According to another embodiment of the invention, an apparatus and method for the passive monitoring of physiological parameters such that sensors work together to acquire a multidimensional data set that can be interpreted to provide health diagnostic data or general health assessments includes various components. These components may include a vibration sensor for the sensitive detection of physiological characteristics including heart rate and breathing rate. The vibration sensor, in combination with the amplifiers and filters described above, may provide breathing and heart rate waveforms in a clear enough manner for an algorithm to interpret the waveforms and automatically provide heart rate and breathing rate information. For instance, heart rate waveform data can be interpreted to provide a measure of heart rate variability. An electromagnetic sensor may provide electromagnetic information about a subject. Also, by way of example, the process and apparatus may be used for detecting sleep apnea by examining the breathing waveform that flat-line during a period of absence of respiration or multiple waveforms that show a pattern of paradoxical breathing.

In addition, multiple instances of monitors that would obtain blood flow through various parts of the body (i.e., from chest to foot, neck to hand, etc.) may be used. The sensors would record pulse data and the time delay or phase shift between the two signals, thus providing the flow data or a measure that correlates with peripheral vascular resistance. By way of example, the process and apparatus may be used for obtaining a cuff-less blood pressure measurement interpreted from the flow rate data or from characteristics of the pulse waveforms such as area under the curve, rate of rise and change in magnitude of the contractile signals, rate of fall and change in magnitude of the dilation signal, ratio of contractile to dilation signal, and or pulse width. By way of an alternative example, the process and apparatus may be used in a mattress pad, block of foam or bed sheet that could be laid on top of a bed to provide pulse and breathing data during sleep. Alternatively, the process and apparatus may be used in a chair to monitor pulse and breathing rates during waking hours while the patient is sitting in a chair.

One application for which the invention as described above is particularly suitable is passive sleep monitoring. Having multiple piezoelectric sensor-pad combinations, one at the upper chest level and one at the abdomen level, provides a means to obtain multiple waveforms. The respiratory waveforms are generally out of phase during normal breathing and become in-phase during paradoxical breathing experienced when obstructive sleep apneas occur. Results have been obtained with the invention within five percent of accepted measurements of a pulse oximeter. Cardiac information is also pertinent to sleep architecture and quality. The system of the invention is able to examine the heart rate on a beat-by-beat basis, providing measures of heart rate, heart rate variability and blood pressure, all of which are key characteristics during sleep. Additionally, restlessness data from the movement artifact provides a general indication of sleep quality and comfort. The entire basic dataset (cardiac, respiratory, thermal and movement) provide a means of acquiring sleep staging, at the very least on a REM, non-REM level. This would be done through the use of analyzing all of these variables in lieu of attaching electrodes to monitor the person's brain waves through an electroencephalogram (EEG). Thus, the system of the invention looks at the results from the actions implemented by the brain rather than the actual brain waves themselves. Monitoring all of these parameters related to sleep in a longitudinal fashion, i.e., over a number of sleep cycles and/or days, can lead to a clearer picture of a person's sleep hygiene and architecture, including the effects on the quality of sleep and quantification of sleep quality. The system may be used in the subject's home, thus reducing a subject's discomfort. In addition, the system is capable of determining efficacy of treatment, since it is designed to monitor longitudinally.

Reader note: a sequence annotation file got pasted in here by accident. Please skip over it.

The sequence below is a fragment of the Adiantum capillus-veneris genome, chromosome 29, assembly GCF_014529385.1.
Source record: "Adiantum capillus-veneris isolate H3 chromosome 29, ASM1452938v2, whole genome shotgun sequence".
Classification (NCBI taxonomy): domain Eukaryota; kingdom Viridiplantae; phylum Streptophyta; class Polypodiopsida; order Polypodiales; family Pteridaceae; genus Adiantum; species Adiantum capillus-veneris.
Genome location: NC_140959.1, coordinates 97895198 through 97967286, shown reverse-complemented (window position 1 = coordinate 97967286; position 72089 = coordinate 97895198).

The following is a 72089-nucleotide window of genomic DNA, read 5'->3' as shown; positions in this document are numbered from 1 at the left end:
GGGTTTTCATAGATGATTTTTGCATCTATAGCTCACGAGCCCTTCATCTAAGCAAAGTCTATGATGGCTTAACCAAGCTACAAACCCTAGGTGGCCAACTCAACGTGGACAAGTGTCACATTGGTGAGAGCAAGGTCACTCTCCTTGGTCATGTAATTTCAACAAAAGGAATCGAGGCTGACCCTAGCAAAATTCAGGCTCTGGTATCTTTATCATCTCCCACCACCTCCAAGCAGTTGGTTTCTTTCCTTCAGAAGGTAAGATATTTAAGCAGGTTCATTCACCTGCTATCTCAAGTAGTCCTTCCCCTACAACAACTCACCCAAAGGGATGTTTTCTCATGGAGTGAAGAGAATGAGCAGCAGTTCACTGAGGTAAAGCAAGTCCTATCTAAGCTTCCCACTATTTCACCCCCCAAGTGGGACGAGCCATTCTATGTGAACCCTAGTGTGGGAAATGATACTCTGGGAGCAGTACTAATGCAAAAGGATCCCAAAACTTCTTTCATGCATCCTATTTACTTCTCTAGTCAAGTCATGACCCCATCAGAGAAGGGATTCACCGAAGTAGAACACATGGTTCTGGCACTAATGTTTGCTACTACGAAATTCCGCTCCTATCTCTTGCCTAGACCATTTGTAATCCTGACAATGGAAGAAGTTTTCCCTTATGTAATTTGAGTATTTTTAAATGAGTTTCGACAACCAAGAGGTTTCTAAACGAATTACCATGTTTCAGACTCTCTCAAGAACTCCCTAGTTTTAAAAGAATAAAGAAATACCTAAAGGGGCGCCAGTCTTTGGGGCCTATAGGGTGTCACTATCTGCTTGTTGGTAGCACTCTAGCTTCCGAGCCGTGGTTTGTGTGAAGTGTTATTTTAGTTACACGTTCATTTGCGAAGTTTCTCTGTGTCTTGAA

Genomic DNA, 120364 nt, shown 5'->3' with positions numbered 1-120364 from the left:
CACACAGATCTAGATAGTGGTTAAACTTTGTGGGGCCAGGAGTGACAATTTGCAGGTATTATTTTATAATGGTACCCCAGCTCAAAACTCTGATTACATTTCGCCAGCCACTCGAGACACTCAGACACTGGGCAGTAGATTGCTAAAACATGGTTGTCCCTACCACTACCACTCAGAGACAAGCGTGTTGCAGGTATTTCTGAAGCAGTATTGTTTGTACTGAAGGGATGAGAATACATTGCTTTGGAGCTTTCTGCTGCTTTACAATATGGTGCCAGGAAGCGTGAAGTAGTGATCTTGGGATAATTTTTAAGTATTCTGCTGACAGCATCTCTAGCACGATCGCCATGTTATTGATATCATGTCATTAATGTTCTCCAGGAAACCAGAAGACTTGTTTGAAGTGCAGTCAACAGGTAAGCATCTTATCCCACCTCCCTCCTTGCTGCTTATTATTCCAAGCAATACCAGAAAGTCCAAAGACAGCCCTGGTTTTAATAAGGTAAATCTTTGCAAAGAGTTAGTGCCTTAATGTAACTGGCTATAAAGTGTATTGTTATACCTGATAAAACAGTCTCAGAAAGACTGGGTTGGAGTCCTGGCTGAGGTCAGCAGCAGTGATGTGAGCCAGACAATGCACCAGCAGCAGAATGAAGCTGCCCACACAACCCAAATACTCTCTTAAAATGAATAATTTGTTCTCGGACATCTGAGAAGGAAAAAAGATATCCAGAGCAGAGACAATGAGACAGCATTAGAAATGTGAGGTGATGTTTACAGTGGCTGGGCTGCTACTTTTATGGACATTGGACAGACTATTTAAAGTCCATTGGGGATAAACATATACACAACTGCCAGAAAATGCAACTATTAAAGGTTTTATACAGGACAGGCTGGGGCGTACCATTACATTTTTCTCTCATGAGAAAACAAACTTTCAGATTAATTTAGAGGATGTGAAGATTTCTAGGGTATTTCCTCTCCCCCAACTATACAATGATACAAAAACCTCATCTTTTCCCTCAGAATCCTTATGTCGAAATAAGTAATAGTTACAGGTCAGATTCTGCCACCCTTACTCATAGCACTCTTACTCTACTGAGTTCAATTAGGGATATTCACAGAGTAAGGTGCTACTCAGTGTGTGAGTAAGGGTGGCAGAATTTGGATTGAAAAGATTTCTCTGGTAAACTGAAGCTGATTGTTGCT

FIGS. 12B, 12C and 12D are sample waveforms obtained from a system for non-invasive analysis of physiological signals constructed according to the principles of the invention. A vibration pad sensor, such as vibration pad sensors 220 in FIG. 2, was placed at chest level on a subject and another vibration pad sensor was placed at abdomen level of the subject. The vibration pad sensors were foam pads with tubing at one end and a piezoelectric sensor at the other end of the tubing. The data from the vibration pad sensor was processed through a circuit similar to circuit 800 in FIG. 8.

FIG. 12A is an EKG waveform taken of the subject during the same time of the measurements that resulted in the sample waveforms of FIGS. 12B, 12C and 12D of the invention. FIG. 12B is a sample upper chest pulse waveform. FIG. 12C is a sample abdomen pulse waveform. The chest and abdomen pulse waveforms are compared to each other in an algorithm, such as that described in FIG. 14, so that if for some reason there is noise in one set, the other can be used. If both waveforms are good, they are compared to provide a more accurate assessment of heart rate. Ultimately, the best waveform is selected out of numerous processing techniques, so it provides added redundancy and reliability to enhance the accuracy and precision of the sensor. The “3rd of 10 pictured” systolic peak in FIGS. 12A, 12B, 12C refers to the fact that all three heart rate waveforms are displaying the same data set, meaning that the labeled peak is the same heartbeat in each of the figures, i.e., the waveforms represent the same data. Thus, the heart rate waveforms of the invention have comparable accuracy to that of conventional EKG readings.

FIG. 12D is a sample respiration waveform. The respiration waveform illustrates both breathing based on chest movement 1210 and breathing based on abdomen movement 1220. As can be seen by the example in FIG. 12D, the peak of the chest movement waveform 1210 is offset from the peak of the abdomen movement waveform 1220.